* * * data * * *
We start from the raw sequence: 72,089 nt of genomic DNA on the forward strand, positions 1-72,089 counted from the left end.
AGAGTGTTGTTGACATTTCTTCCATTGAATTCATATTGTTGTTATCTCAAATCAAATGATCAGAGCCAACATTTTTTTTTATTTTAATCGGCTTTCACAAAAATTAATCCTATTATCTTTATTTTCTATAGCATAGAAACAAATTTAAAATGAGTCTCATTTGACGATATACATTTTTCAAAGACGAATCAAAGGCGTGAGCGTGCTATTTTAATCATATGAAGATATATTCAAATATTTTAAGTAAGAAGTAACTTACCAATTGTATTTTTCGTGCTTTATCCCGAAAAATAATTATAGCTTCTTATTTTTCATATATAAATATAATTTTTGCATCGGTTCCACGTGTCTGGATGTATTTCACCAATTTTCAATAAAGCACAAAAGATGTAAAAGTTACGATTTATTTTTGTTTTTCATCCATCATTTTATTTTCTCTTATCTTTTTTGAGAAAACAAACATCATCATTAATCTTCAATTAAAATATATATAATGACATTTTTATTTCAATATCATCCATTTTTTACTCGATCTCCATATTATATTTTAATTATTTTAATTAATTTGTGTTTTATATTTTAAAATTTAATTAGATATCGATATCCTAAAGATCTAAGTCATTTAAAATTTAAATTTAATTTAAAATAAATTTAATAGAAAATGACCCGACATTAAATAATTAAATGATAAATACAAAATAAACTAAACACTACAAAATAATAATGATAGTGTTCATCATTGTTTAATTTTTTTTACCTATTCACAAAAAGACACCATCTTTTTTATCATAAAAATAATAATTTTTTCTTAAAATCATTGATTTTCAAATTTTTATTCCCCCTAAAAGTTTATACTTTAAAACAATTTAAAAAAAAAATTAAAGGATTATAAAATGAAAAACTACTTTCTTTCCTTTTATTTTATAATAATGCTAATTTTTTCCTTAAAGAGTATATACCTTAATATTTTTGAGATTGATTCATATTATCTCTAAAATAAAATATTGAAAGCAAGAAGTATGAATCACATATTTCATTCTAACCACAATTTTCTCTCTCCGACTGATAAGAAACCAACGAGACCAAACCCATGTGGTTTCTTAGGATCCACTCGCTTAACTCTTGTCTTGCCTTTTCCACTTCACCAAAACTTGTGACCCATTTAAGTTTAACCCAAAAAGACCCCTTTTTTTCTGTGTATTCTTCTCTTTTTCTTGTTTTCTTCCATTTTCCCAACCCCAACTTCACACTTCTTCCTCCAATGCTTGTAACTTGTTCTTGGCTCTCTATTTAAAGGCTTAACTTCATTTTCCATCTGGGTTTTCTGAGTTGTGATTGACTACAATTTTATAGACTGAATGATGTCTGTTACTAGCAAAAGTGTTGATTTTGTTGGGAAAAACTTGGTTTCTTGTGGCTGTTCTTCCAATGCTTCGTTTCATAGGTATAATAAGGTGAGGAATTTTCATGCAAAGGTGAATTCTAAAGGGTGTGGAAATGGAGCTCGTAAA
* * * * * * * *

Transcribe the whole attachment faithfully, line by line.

We start from the raw sequence: 72,089 nt of genomic DNA on the forward strand, positions 1-72,089 counted from the left end.
AGAGTGTTGTTGACATTTCTTCCATTGAATTCATATTGTTGTTATCTCAAATCAAATGATCAGAGCCAACATTTTTTTTTATTTTAATCGGCTTTCACAAAAATTAATCCTATTATCTTTATTTTCTATAGCATAGAAACAAATTTAAAATGAGTCTCATTTGACGATATACATTTTTCAAAGACGAATCAAAGGCGTGAGCGTGCTATTTTAATCATATGAAGATATATTCAAATATTTTAAGTAAGAAGTAACTTACCAATTGTATTTTTCGTGCTTTATCCCGAAAAATAATTATAGCTTCTTATTTTTCATATATAAATATAATTTTTGCATCGGTTCCACGTGTCTGGATGTATTTCACCAATTTTCAATAAAGCACAAAAGATGTAAAAGTTACGATTTATTTTTGTTTTTCATCCATCATTTTATTTTCTCTTATCTTTTTTGAGAAAACAAACATCATCATTAATCTTCAATTAAAATATATATAATGACATTTTTATTTCAATATCATCCATTTTTTACTCGATCTCCATATTATATTTTAATTATTTTAATTAATTTGTGTTTTATATTTTAAAATTTAATTAGATATCGATATCCTAAAGATCTAAGTCATTTAAAATTTAAATTTAATTTAAAATAAATTTAATAGAAAATGACCCGACATTAAATAATTAAATGATAAATACAAAATAAACTAAACACTACAAAATAATAATGATAGTGTTCATCATTGTTTAATTTTTTTTACCTATTCACAAAAAGACACCATCTTTTTTATCATAAAAATAATAATTTTTTCTTAAAATCATTGATTTTCAAATTTTTATTCCCCCTAAAAGTTTATACTTTAAAACAATTTAAAAAAAAAATTAAAGGATTATAAAATGAAAAACTACTTTCTTTCCTTTTATTTTATAATAATGCTAATTTTTTCCTTAAAGAGTATATACCTTAATATTTTTGAGATTGATTCATATTATCTCTAAAATAAAATATTGAAAGCAAGAAGTATGAATCACATATTTCATTCTAACCACAATTTTCTCTCTCCGACTGATAAGAAACCAACGAGACCAAACCCATGTGGTTTCTTAGGATCCACTCGCTTAACTCTTGTCTTGCCTTTTCCACTTCACCAAAACTTGTGACCCATTTAAGTTTAACCCAAAAAGACCCCTTTTTTTCTGTGTATTCTTCTCTTTTTCTTGTTTTCTTCCATTTTCCCAACCCCAACTTCACACTTCTTCCTCCAATGCTTGTAACTTGTTCTTGGCTCTCTATTTAAAGGCTTAACTTCATTTTCCATCTGGGTTTTCTGAGTTGTGATTGACTACAATTTTATAGACTGAATGATGTCTGTTACTAGCAAAAGTGTTGATTTTGTTGGGAAAAACTTGGTTTCTTGTGGCTGTTCTTCCAATGCTTCGTTTCATAGGTATAATAAGGTGAGGAATTTTCATGCAAAGGTGAATTCTAAAGGGTGTGGAAATGGAGCTCGTAAA